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Skye

January 7th, 2022

7 Tips from an LSE Student for Making the Most of Working from Home

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Estimated reading time: 10 minutes

Skye

January 7th, 2022

7 Tips from an LSE Student for Making the Most of Working from Home

0 comments

Estimated reading time: 10 minutes

The recent news that LSE’s January exams would be held virtually certainly comes as a disappointment for those of us who were getting reacquainted with in-person teaching and learning. Rising COVID cases and a more contagious variant has many wondering what this entails for the fate of in-person instruction and social activities. Though it is unclear how things will play out over the weeks to come, in the meantime I thought I would share some advice on working and studying remotely that has really helped me throughout the pandemic.


1.

Try to (realistically) recreate the routine you would have had during a normal day that would involve commuting to campus. For me, this means changing out of the clothes I would normally wear when just lounging around at home, as it tricks my brain into thinking that I’m going to class and that it’s time to be productive. I’m sure there’s actual psychology behind this that’s far beyond my surface knowledge but recreating my daily morning routine helps me retain at least some structure during a day where I might be stuck at home.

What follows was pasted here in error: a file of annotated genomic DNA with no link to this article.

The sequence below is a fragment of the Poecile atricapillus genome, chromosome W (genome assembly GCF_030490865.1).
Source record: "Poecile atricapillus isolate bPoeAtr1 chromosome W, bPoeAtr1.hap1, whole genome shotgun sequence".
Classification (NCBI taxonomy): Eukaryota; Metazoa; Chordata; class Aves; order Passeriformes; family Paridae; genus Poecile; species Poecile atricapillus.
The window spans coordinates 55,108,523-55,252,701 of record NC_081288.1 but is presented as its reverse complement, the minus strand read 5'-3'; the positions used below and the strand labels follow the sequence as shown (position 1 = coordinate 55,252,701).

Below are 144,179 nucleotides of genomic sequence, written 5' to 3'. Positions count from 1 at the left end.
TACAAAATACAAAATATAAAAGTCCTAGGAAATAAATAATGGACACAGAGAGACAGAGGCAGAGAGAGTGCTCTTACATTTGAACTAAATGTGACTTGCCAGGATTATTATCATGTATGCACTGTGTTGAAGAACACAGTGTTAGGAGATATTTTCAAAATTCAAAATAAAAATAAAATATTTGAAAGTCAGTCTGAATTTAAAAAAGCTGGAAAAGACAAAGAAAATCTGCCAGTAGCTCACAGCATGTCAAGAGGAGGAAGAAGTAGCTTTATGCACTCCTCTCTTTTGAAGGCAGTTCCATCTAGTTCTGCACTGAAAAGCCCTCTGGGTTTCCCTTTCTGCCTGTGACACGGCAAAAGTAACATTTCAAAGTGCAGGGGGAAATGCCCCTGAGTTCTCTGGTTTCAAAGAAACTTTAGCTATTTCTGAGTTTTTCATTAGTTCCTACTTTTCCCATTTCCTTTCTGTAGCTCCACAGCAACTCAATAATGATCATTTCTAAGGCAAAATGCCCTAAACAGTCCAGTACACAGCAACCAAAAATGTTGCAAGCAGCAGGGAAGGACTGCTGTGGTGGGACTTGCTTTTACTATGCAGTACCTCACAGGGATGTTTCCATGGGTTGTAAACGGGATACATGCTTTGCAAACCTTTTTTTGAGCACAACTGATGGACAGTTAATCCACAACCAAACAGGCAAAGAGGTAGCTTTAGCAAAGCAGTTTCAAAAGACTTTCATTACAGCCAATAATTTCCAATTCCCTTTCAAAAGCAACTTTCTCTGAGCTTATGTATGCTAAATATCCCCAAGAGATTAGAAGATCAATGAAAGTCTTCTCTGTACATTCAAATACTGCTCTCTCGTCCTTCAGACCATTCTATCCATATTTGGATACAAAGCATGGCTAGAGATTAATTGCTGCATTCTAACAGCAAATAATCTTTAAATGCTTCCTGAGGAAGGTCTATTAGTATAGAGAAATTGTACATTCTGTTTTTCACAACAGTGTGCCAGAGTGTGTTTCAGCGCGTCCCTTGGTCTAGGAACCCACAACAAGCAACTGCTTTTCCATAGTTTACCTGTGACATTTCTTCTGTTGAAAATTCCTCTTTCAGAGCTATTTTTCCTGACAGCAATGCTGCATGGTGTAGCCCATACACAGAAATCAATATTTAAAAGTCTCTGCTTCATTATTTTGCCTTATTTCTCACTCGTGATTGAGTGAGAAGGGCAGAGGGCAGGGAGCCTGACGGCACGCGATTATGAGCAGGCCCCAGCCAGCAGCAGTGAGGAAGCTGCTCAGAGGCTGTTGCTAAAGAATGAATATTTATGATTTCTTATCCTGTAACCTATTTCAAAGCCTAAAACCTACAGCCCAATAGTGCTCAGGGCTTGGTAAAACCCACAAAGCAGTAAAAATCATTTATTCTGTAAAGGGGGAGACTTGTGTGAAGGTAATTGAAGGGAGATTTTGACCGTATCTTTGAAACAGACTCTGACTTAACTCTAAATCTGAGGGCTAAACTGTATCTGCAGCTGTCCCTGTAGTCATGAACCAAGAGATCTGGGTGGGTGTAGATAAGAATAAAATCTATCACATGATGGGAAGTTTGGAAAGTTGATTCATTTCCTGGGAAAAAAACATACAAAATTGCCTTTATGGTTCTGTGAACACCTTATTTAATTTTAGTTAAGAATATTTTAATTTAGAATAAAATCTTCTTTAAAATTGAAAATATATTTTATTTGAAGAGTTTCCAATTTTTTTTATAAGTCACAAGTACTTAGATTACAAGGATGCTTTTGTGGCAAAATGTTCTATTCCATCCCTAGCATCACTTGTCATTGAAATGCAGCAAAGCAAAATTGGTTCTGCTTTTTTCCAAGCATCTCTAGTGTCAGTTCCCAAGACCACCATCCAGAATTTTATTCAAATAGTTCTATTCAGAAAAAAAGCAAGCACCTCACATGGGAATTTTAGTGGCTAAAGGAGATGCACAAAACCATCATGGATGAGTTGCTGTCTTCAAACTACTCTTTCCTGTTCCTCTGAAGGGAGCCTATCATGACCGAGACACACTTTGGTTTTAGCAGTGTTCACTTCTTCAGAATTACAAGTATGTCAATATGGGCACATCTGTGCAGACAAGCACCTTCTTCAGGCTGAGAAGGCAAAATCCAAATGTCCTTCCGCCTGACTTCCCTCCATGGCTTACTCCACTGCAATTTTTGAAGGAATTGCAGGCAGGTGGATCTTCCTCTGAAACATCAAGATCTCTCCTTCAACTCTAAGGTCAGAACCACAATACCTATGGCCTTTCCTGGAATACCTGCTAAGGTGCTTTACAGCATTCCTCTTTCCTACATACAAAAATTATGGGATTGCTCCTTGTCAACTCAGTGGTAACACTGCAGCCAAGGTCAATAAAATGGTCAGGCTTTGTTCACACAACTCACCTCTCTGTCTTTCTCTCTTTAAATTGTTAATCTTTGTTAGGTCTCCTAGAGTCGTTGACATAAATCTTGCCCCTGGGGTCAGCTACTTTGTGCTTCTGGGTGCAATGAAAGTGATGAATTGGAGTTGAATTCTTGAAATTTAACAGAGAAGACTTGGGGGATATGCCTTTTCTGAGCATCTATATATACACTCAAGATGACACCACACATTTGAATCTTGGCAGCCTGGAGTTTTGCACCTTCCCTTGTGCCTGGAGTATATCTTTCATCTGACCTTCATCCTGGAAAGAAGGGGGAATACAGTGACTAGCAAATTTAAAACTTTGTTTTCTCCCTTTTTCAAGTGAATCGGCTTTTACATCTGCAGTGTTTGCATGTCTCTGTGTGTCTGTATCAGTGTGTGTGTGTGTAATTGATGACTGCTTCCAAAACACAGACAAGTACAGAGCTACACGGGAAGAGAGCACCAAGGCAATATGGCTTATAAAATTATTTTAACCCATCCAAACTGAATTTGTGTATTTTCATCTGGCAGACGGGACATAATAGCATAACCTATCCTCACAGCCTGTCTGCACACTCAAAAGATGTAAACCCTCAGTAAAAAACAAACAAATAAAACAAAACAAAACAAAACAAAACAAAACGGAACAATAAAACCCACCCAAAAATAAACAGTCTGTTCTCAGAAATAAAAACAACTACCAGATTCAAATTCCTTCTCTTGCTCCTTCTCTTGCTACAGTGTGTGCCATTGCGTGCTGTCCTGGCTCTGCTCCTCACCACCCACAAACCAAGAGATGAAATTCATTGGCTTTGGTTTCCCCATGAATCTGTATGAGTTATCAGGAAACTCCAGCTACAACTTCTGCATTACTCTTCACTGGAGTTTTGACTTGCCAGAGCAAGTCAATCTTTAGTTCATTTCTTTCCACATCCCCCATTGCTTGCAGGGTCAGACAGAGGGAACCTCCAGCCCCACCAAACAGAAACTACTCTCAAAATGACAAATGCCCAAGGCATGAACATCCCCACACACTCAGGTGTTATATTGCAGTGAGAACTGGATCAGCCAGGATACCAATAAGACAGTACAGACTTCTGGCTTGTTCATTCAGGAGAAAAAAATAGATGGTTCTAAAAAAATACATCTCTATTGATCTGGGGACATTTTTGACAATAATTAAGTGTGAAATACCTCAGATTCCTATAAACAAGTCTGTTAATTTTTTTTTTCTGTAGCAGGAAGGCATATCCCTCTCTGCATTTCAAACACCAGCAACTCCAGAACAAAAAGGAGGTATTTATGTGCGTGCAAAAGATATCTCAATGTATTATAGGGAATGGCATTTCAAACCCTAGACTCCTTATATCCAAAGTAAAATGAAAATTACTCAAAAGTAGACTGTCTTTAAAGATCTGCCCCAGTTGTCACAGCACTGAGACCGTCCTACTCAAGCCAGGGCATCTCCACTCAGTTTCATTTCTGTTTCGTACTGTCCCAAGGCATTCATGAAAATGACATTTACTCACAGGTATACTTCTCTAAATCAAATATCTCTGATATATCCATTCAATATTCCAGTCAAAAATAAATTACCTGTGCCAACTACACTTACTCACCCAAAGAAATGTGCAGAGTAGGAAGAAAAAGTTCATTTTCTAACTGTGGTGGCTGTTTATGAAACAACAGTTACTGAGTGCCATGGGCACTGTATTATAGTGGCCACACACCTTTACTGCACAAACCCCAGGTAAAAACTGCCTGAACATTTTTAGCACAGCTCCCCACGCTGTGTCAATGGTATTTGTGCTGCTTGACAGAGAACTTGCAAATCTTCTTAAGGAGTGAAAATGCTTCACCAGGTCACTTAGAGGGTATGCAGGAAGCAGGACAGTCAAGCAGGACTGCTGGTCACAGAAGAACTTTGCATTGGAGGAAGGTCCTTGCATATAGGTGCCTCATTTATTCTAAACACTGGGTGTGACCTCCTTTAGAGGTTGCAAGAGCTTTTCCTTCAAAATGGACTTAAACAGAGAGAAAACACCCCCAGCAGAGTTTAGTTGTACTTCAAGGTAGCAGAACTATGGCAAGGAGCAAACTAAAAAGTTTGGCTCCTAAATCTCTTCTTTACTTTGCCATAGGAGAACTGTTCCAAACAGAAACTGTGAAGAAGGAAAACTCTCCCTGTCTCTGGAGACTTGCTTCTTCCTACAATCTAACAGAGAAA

2.

If working from home, try to create a distinct workspace in your accommodation. Try to simulate the physical separation that you’d have between your home life and the time you spend resting with the space you use to do work. I tend to be more productive when studying at the library (again, I’m sure there’s actual psychology behind this), but I’ve found that going into my hall’s common room for a change of scenery helps as well. Studying as far away as possible from my bed also ensures that I’m not tempted to waste time lying around on my phone.

Studying from bed might not be the best idea…

3.

Don’t underestimate the value of a clean and distraction-free workspace. Though it’s difficult at times, I try to keep my desk as clean and distraction-free as possible so that I can concentrate on the tasks at hand. This applies to my digital workspace as well. Every month, I’ve made it a habit to go through old files that I have had downloaded on my computer’s hard drive, clearing out anything that isn’t useful. In addition to making it easier to find any new files you might need for your job or for schoolwork, deleting old files also increases the processing speed of your computer.

4.

Write tasks down, and by tasks, I mean any obligation that you have for the day, no matter how small. If it’s something you have to do— whether it’s reminding yourself to take a daily vitamin, drop something off at a post box, or write a draft of a thesis— write it down. Since everything nowadays is so digitized, a lot of our daily tasks and work can feel fleeting and impermanent. Having an actual, paper to-do list, journal, or planner is a physical testament to the day’s productivity. The satisfaction from seeing the tasks I had to do for the day all crossed out after completion is a great motivator.